Paddleboarding is taking the world by storm, and for good reason
It’s conceptually simple, fun, and challenging while remaining accessible for people of all ages and levels of physical fitness. It’s a great way to exercise and to get outside into the sun, regardless of whether you’re only interested in a bit of casual paddling, or you want to get into racing or long-distance touring.
The most important draw for the sport is that it offers fun at every skill level, while also having a fairly gradual learning curve. All it takes is access to a body of water, a board, and a paddle. A beginner can learn to stand up and make basic manoeuvres on their first day, and improve steadily over time, giving paddleboarders an ongoing and satisfying sense of progress.
The cost and the sheer variety of board-types available can be daunting for an absolute beginner. Paddleboards should be matched in size and volume to the height and weight of the person using it, and the shape of the board influences how well it will handle, how stable it will be, and how fast it will move.
The easiest and quickest way to get past this hurdle is to simply rent a board and paddle for your first paddle boarding experience. Because of the sport’s recent explosion in popularity, paddleboards can be rented almost anywhere, often with the offer of an introductory lesson. This can be very helpful not just in terms of getting some helpful pointers, but also to get a feel for what kind of board you prefer when you do decide to purchase your own.
Standing up on the board
Standing up on the board can be difficult at first, and may require multiple attempts. After climbing onto the board, you’ll be in a kneeling position, with hands pinned to the board in front of your knees. This will allow you to distribute your weight through your hands—to keep the board from flipping—as you lift each leg to place your feet down, approximately shoulder-width apart. Spreading your feet apart gives you more control over how your weight is distributed to either side, and lowers your centre of gravity. Maintain good posture, with knees slightly bent and a straight back for maximum stability.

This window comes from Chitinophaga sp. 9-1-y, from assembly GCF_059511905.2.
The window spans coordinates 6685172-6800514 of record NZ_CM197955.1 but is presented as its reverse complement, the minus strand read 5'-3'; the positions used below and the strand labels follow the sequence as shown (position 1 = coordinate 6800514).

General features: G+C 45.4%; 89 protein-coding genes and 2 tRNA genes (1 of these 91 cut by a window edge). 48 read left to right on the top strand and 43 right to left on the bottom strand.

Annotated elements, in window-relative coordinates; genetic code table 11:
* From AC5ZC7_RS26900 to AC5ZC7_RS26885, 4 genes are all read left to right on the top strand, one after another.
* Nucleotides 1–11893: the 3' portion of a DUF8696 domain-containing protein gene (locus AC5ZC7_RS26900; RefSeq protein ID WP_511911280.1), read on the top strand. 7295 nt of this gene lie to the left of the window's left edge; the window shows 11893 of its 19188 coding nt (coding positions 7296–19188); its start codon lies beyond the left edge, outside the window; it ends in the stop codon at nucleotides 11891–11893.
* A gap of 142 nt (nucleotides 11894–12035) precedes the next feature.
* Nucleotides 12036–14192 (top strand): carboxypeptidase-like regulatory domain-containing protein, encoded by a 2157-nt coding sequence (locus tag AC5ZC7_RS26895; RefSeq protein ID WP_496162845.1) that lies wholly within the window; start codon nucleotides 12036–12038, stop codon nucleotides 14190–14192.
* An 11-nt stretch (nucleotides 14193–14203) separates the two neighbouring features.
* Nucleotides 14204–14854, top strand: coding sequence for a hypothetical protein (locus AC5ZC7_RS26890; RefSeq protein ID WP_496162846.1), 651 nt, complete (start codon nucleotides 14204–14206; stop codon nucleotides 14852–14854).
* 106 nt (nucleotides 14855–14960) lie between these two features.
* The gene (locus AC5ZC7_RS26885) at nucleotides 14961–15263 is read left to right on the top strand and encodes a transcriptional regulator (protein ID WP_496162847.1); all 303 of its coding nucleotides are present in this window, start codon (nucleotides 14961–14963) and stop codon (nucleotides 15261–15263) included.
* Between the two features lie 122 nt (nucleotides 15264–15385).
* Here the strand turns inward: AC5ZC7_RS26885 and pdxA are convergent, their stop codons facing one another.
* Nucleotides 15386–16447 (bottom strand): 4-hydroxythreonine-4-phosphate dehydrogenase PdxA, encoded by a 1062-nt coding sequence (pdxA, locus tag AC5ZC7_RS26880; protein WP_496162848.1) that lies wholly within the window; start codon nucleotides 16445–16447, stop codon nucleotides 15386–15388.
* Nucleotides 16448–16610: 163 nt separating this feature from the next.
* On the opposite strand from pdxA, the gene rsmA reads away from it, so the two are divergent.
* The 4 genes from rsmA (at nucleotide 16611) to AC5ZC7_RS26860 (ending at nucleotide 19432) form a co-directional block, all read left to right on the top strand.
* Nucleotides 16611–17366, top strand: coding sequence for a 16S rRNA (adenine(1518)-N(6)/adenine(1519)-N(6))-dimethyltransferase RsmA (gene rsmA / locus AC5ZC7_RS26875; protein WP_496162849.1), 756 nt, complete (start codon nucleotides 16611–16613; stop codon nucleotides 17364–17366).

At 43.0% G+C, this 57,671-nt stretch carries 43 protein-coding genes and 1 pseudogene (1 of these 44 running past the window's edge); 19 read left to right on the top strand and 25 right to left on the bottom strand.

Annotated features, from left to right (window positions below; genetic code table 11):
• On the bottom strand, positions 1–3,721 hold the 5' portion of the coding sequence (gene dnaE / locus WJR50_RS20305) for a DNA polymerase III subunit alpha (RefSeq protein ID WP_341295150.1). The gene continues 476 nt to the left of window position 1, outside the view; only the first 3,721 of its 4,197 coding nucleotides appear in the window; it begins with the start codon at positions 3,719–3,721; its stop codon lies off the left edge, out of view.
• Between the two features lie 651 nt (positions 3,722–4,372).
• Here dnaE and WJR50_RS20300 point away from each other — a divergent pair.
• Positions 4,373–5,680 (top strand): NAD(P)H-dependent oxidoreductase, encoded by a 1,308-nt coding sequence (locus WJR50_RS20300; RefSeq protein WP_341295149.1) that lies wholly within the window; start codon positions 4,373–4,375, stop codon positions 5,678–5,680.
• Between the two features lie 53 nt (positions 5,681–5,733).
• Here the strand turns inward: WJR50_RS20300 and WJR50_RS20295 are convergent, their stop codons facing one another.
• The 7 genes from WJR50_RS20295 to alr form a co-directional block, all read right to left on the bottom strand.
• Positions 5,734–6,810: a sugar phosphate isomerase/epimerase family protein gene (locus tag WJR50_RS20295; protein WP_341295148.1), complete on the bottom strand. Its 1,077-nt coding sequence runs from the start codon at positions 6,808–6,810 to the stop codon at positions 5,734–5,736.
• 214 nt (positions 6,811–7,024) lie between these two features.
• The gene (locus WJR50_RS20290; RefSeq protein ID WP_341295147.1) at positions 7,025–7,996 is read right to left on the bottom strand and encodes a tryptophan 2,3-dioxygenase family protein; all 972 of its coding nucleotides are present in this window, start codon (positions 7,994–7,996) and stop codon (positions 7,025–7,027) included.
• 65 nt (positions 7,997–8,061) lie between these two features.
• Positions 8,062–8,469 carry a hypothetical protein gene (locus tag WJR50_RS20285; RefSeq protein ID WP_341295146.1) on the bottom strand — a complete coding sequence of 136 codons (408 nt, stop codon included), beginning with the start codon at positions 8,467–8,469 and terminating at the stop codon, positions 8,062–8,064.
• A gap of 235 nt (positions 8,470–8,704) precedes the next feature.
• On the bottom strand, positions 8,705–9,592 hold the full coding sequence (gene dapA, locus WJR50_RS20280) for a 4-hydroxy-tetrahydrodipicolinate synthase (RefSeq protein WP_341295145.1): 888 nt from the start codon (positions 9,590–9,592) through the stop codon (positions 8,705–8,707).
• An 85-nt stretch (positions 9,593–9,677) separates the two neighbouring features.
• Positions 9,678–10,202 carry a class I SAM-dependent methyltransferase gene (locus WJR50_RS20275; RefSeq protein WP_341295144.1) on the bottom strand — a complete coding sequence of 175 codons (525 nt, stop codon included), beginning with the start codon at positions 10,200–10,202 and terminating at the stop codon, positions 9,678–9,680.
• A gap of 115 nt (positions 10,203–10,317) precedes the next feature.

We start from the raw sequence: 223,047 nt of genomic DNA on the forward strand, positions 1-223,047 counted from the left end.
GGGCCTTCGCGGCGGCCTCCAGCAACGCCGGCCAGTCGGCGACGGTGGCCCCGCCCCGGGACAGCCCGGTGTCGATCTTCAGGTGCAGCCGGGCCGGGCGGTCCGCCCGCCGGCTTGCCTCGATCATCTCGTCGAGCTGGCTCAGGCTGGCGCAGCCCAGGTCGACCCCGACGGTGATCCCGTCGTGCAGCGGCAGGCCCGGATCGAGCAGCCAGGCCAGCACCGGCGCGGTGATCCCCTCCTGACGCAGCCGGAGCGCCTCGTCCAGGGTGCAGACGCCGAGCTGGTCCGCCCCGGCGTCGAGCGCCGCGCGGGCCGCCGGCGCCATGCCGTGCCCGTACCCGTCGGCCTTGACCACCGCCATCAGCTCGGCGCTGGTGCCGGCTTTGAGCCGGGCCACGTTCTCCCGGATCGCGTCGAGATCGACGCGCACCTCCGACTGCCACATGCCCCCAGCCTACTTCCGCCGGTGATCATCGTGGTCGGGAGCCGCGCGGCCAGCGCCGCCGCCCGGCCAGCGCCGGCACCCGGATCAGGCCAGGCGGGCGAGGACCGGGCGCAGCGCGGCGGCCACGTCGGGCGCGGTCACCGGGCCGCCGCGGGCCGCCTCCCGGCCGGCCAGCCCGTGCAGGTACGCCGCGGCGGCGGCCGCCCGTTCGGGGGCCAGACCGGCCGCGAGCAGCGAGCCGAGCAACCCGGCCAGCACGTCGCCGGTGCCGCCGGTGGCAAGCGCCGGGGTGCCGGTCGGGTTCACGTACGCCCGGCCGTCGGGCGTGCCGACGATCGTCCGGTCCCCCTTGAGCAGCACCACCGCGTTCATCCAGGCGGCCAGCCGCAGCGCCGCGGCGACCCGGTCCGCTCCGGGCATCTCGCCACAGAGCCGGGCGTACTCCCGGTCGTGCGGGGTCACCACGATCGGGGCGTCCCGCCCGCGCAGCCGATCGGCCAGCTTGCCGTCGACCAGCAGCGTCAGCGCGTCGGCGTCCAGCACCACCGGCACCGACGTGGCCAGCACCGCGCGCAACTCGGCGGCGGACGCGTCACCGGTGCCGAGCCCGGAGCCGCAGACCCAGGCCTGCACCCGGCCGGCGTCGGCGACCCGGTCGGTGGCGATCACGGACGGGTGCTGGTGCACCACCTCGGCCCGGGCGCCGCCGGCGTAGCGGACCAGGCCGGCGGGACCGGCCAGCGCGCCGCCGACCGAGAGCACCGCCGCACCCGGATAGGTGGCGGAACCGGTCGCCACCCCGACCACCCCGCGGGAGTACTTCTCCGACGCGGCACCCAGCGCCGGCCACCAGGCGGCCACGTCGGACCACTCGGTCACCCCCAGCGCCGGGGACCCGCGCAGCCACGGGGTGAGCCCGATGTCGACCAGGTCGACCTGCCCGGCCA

Keep in mind that it’s completely normal for paddleboarders to occasionally fall off their boards. This is true for beginners who are still finding their balance, and more experienced boarders who like to challenge themselves on less-than-placid waters
Learning to paddle correctly
In most watersports, such as canoeing or kayaking, paddling with proper form is mostly an issue of efficiency. On a paddleboard, however, it’s also about stability. The paddle should be held with one hand on the grip at the end, and the other partway down the shaft, approximately so that your arms form a right angle. The blade of the paddle should be turned to angle slightly away from you.
Once on the water, most beginners will try to paddle using just their arms, since this initially feels easiest. However, this limits the amount of power you can bring to bear, while making you less stable. By engaging your core and rotating from your centre you can get keep your body rooted firmly on the board while gaining more control over the paddle.
Paddleboarding isn’t complicated in theory, but there is still a lot to learn. Once you’re on the board and moving, you’ll learn to fall safely, to get back onto the board, to manoeuvre comfortably and quickly, and to deal with waves, and that’s just the beginning. The beauty of the sport is that, while you can start having fun on your very first day, there is always room for improvement.